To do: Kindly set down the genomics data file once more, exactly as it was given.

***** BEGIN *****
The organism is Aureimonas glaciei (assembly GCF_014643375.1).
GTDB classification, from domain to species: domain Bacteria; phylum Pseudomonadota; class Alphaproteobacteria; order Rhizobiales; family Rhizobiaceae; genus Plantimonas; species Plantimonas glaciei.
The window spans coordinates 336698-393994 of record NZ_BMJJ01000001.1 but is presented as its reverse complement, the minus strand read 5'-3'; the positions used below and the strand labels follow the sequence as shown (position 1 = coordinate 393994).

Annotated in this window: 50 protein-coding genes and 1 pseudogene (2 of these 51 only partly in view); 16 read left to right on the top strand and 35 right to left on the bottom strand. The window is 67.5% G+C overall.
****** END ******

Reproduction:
The organism is Aureimonas glaciei (assembly GCF_014643375.1).
GTDB classification, from domain to species: domain Bacteria; phylum Pseudomonadota; class Alphaproteobacteria; order Rhizobiales; family Rhizobiaceae; genus Plantimonas; species Plantimonas glaciei.
The window spans coordinates 336698-393994 of record NZ_BMJJ01000001.1 but is presented as its reverse complement, the minus strand read 5'-3'; the positions used below and the strand labels follow the sequence as shown (position 1 = coordinate 393994).

Annotated in this window: 50 protein-coding genes and 1 pseudogene (2 of these 51 only partly in view); 16 read left to right on the top strand and 35 right to left on the bottom strand. The window is 67.5% G+C overall.